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Initially, Gandhi hoped to work for political reform as a loyal subject of the British Empire.
Known as the Mahatma (an honorific meaning “great soul”), he became famous worldwide as a practitioner of nonviolent resistance.
Guha’s previous volume established how Gandhi, born in 1869 into a family of senior administrators in the princely states of Western India, went to Britain at the age of nineteen, to train as a lawyer—the first time he had travelled outside his home region.
Gandhi’s unique mode of defiance, Niebuhr observed as early as 1932, not only works to “rob the opponent of the moral conceit by which he identifies his interests with the peace and order of society.” It also purges the victim’s resentment of the “egoistic element,” producing a purer “vehicle of justice.”Certainly, Gandhi, the resourceful activist, the impresario of nonviolent resistance, cannot be expunged from history as briskly as his statues.
But there is also a case, which Guha does not make, for seeing Gandhi as far more intellectually ingenious.
In “The Impossible Indian” (2012), Faisal Devji, the most stimulating of recent writers on Gandhian thought, calls him “one of the great political thinkers of our times”—an assessment not cancelled out by the stringent account of Gandhi’s fads, follies, and absurdities frequently offered by his critics.
Far from being a paragon of virtue, the Mahatma remained until his death a restless work in progress.
It was only then that bumper-sticker homilies Gandhi never uttered—“Be the change you wish to see in the world”—were attributed to him. In recent years, many scholars have asserted that he has much to say about the issues that make our present moment so volatile: inequality, resentment, the rise of demagoguery, and the breakdown of democratic governance.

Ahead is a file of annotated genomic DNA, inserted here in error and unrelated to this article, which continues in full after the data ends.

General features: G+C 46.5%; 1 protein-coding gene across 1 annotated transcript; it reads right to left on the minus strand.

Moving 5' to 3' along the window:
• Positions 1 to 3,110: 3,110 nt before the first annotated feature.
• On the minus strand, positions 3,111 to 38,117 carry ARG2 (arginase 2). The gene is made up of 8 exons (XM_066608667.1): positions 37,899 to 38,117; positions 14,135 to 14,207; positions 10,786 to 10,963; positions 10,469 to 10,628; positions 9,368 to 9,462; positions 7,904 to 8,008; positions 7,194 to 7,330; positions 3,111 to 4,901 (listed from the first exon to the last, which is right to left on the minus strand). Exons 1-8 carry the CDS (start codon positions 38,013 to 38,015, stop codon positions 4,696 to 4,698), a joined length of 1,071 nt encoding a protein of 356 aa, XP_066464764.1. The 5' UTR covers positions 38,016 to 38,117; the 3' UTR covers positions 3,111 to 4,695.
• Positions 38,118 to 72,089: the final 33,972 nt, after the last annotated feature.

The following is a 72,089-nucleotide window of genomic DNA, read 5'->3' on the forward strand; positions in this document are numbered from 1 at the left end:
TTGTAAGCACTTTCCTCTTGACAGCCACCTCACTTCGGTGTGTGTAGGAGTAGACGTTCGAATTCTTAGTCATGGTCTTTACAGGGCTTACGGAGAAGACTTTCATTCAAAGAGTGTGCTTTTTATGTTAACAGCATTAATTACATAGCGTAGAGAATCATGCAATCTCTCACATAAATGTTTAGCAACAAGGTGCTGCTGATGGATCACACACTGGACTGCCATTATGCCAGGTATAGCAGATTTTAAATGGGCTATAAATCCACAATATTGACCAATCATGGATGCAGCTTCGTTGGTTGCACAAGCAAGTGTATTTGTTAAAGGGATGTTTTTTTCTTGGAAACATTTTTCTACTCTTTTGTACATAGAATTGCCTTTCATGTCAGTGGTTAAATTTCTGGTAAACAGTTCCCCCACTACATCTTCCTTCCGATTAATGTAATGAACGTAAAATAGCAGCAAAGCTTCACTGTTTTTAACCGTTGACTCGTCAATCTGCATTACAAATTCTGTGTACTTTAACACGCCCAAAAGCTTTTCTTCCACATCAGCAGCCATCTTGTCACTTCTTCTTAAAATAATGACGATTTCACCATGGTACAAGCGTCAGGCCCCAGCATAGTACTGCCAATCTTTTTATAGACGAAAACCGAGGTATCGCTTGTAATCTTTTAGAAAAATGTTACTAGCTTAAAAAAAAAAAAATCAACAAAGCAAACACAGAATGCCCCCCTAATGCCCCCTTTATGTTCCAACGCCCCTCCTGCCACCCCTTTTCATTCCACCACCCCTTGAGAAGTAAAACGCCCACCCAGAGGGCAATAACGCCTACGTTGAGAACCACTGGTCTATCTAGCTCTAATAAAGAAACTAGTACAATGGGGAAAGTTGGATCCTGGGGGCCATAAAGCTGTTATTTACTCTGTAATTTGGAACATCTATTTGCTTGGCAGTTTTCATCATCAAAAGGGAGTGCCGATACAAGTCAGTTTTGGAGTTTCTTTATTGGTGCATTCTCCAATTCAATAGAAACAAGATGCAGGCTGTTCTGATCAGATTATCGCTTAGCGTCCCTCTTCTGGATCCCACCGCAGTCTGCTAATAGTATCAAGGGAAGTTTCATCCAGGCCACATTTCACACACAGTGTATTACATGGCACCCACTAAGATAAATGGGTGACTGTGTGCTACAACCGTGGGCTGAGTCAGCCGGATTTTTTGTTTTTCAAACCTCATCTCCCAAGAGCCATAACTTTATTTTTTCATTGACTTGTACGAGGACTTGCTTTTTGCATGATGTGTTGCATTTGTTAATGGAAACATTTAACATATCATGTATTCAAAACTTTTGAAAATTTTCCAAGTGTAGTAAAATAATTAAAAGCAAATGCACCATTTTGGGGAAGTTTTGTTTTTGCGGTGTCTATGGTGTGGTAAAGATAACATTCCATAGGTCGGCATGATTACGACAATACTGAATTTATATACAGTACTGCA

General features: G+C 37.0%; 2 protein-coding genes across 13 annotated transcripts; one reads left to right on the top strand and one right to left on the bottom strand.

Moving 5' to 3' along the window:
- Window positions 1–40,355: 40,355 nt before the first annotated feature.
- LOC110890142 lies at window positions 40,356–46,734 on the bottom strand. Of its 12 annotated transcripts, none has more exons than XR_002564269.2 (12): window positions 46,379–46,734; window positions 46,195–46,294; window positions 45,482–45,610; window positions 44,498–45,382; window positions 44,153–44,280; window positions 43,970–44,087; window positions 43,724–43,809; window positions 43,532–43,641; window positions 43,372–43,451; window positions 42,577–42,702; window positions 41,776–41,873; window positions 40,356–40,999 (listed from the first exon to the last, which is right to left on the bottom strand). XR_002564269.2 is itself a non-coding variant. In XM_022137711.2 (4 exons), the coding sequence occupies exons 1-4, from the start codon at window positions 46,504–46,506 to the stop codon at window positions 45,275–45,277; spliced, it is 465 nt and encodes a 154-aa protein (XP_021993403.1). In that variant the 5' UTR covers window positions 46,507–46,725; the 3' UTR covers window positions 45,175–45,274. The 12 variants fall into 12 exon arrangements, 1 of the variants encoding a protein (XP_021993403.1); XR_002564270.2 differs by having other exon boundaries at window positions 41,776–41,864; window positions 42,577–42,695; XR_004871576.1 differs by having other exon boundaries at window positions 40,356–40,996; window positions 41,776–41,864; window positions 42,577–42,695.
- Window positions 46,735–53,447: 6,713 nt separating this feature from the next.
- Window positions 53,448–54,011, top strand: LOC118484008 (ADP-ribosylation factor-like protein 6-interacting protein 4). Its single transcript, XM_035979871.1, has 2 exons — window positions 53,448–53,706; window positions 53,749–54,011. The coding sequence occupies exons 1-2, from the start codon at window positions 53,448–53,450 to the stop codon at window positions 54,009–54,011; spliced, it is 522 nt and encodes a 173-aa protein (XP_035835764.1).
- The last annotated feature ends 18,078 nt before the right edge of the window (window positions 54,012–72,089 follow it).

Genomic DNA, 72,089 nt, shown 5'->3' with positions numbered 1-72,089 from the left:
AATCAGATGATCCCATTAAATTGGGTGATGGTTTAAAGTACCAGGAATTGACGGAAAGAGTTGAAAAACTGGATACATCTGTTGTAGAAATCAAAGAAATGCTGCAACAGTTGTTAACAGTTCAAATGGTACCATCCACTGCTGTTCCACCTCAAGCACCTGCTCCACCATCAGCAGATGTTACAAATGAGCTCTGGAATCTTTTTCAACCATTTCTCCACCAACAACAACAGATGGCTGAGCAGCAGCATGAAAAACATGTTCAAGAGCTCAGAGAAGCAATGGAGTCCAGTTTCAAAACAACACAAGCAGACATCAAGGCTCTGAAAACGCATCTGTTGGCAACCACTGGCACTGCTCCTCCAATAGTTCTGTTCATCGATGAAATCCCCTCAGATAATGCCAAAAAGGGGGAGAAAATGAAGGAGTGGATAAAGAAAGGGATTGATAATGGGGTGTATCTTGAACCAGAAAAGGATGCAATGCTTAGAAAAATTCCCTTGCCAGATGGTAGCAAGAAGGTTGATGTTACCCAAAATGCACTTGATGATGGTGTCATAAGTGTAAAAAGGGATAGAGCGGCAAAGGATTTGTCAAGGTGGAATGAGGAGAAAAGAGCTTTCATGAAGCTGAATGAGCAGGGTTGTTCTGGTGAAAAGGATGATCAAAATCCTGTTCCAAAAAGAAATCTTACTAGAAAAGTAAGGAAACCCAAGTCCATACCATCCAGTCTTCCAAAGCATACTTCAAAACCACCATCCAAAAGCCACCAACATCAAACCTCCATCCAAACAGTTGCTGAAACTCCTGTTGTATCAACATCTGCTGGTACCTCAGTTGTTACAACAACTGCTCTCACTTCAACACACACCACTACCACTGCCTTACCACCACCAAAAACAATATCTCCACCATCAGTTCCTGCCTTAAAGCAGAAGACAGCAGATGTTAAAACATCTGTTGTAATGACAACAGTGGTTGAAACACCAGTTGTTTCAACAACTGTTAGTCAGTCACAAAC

(Donald Trump tweeted one of these fake quotes during his Presidential campaign, in 2016: “First they ignore you, then they laugh at you, then they fight you, then you win.”) As Gandhi disappeared into T-shirts and Apple advertisements, it was easy to forget that this big-eared, cuddly icon of popular culture responded to an unprecedentedly violent and unstable period in human history, beginning with the intensification of imperialism and globalization in the late nineteenth century and continuing through two world wars. In several pioneering books and articles, the Indian thinker Ashis Nandy has presented Gandhi as boldly confronting the “hyper-masculine” political culture of his time, which sanctified “institutionalized violence and ruthless social Darwinism.” Writers such as Ajay Skaria, Shruti Kapila, Uday S.
In 2015, in South Africa, where Mohandas Gandhi lived from 1893 to 1914, a statue of him was defaced by protesters.
The following year, the University of Ghana agreed to remove Gandhi’s statue from its campus, after an online campaign with the (misspelled) hashtag #Ghandimustfall charged the Indian leader with racism against black Africans.